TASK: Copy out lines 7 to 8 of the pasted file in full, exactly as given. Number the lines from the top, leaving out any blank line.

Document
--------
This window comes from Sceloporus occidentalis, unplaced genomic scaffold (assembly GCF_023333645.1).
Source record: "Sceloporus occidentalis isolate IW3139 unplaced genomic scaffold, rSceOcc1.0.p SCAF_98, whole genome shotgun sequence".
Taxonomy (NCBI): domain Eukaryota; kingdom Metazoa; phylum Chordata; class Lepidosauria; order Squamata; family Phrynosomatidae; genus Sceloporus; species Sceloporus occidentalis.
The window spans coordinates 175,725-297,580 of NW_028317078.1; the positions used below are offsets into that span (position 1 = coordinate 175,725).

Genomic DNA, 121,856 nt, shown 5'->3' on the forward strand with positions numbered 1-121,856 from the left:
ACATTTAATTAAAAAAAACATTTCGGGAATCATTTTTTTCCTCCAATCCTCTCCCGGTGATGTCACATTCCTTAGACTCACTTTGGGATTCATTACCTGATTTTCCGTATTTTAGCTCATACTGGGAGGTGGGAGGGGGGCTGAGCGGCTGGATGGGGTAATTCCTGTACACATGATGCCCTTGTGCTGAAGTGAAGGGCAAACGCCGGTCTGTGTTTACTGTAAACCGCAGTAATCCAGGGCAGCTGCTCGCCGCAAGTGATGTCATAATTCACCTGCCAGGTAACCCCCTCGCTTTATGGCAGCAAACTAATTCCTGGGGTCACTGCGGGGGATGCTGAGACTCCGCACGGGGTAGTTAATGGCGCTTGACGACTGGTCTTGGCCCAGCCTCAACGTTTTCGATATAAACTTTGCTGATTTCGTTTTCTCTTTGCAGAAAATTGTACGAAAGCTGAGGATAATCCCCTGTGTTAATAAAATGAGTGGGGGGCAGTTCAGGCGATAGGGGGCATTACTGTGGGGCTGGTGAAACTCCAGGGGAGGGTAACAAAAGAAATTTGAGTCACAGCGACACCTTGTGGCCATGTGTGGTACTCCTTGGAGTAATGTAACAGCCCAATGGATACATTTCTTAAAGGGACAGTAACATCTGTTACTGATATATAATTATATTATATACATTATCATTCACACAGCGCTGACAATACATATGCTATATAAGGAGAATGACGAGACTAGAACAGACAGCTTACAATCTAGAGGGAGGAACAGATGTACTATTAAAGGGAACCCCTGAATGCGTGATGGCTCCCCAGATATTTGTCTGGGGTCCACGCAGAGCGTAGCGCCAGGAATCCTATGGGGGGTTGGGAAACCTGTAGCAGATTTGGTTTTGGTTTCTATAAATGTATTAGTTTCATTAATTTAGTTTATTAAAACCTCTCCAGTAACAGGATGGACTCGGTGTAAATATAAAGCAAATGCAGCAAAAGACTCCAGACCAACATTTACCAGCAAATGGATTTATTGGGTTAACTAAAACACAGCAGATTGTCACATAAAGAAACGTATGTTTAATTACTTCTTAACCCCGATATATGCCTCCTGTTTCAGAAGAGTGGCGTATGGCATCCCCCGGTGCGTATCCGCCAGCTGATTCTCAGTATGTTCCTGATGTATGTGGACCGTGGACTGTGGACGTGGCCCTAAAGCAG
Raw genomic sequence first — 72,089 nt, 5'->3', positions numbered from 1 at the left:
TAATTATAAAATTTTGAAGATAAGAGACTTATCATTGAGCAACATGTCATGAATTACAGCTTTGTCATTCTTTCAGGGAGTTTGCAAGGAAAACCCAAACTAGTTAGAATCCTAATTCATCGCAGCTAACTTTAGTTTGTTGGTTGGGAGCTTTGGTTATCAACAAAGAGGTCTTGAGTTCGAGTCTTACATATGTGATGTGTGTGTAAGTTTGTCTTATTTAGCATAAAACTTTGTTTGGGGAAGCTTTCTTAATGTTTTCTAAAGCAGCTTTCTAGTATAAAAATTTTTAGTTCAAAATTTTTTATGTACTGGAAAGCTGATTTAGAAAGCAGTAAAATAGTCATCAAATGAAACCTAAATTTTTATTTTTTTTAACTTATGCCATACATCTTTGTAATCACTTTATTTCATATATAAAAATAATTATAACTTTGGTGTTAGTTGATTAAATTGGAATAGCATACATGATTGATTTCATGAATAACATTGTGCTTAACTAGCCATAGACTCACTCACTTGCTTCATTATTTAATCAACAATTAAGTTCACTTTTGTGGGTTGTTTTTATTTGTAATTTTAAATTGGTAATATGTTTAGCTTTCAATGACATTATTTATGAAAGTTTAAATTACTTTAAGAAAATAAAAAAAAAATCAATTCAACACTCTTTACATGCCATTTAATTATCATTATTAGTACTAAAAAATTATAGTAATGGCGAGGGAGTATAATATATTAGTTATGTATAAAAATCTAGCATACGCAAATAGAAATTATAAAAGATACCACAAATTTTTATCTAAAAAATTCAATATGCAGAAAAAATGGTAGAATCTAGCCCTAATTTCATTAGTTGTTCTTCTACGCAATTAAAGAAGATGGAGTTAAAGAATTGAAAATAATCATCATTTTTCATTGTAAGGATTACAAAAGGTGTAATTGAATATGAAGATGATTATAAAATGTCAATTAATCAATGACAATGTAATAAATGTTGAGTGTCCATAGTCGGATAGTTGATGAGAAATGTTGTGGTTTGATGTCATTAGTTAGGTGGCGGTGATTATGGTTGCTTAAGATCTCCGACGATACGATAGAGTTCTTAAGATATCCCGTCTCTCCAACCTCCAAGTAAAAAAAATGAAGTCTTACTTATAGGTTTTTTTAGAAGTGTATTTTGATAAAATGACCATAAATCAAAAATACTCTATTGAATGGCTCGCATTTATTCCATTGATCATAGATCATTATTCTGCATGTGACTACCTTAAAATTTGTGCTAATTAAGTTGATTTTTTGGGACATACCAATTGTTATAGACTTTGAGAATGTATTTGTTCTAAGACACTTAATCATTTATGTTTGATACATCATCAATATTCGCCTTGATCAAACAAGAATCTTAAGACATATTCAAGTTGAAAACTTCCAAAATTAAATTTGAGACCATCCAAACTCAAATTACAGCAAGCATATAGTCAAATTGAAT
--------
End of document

Raw genomic sequence first — 72,089 nt, 5'->3', positions numbered from 1 at the left:
TAATTATAAAATTTTGAAGATAAGAGACTTATCATTGAGCAACATGTCATGAATTACAGCTTTGTCATTCTTTCAGGGAGTTTGCAAGGAAAACCCAAACTAGTTAGAATCCTAATTCATCGCAGCTAACTTTAGTTTGTTGGTTGGGAGCTTTGGTTATCAACAAAGAGGTCTTGAGTTCGAGTCTTACATATGTGATGTGTGTGTAAGTTTGTCTTATTTAGCATAAAACTTTGTTTGGGGAAGCTTTCTTAATGTTTTCTAAAGCAGCTTTCTAGTATAAAAATTTTTAGTTCAAAATTTTTTATGTACTGGAAAGCTGATTTAGAAAGCAGTAAAATAGTCATCAAATGAAACCTAAATTTTTATTTTTTTTAACTTATGCCATACATCTTTGTAATCACTTTATTTCATATATAAAAATAATTATAACTTTGGTGTTAGTTGATTAAATTGGAATAGCATACATGATTGATTTCATGAATAACATTGTGCTTAACTAGCCATAGACTCACTCACTTGCTTCATTATTTAATCAACAATTAAGTTCACTTTTGTGGGTTGTTTTTATTTGTAATTTTAAATTGGTAATATGTTTAGCTTTCAATGACATTATTTATGAAAGTTTAAATTACTTTAAGAAAATAAAAAAAAAATCAATTCAACACTCTTTACATGCCATTTAATTATCATTATTAGTACTAAAAAATTATAGTAATGGCGAGGGAGTATAATATATTAGTTATGTATAAAAATCTAGCATACGCAAATAGAAATTATAAAAGATACCACAAATTTTTATCTAAAAAATTCAATATGCAGAAAAAATGGTAGAATCTAGCCCTAATTTCATTAGTTGTTCTTCTACGCAATTAAAGAAGATGGAGTTAAAGAATTGAAAATAATCATCATTTTTCATTGTAAGGATTACAAAAGGTGTAATTGAATATGAAGATGATTATAAAATGTCAATTAATCAATGACAATGTAATAAATGTTGAGTGTCCATAGTCGGATAGTTGATGAGAAATGTTGTGGTTTGATGTCATTAGTTAGGTGGCGGTGATTATGGTTGCTTAAGATCTCCGACGATACGATAGAGTTCTTAAGATATCCCGTCTCTCCAACCTCCAAGTAAAAAAAATGAAGTCTTACTTATAGGTTTTTTTAGAAGTGTATTTTGATAAAATGACCATAAATCAAAAATACTCTATTGAATGGCTCGCATTTATTCCATTGATCATAGATCATTATTCTGCATGTGACTACCTTAAAATTTGTGCTAATTAAGTTGATTTTTTGGGACATACCAATTGTTATAGACTTTGAGAATGTATTTGTTCTAAGACACTTAATCATTTATGTTTGATACATCATCAATATTCGCCTTGATCAAACAAGAATCTTAAGACATATTCAAGTTGAAAACTTCCAAAATTAAATTTGAGACCATCCAAACTCAAATTACAGCAAGCATATAGTCAAATTGAAT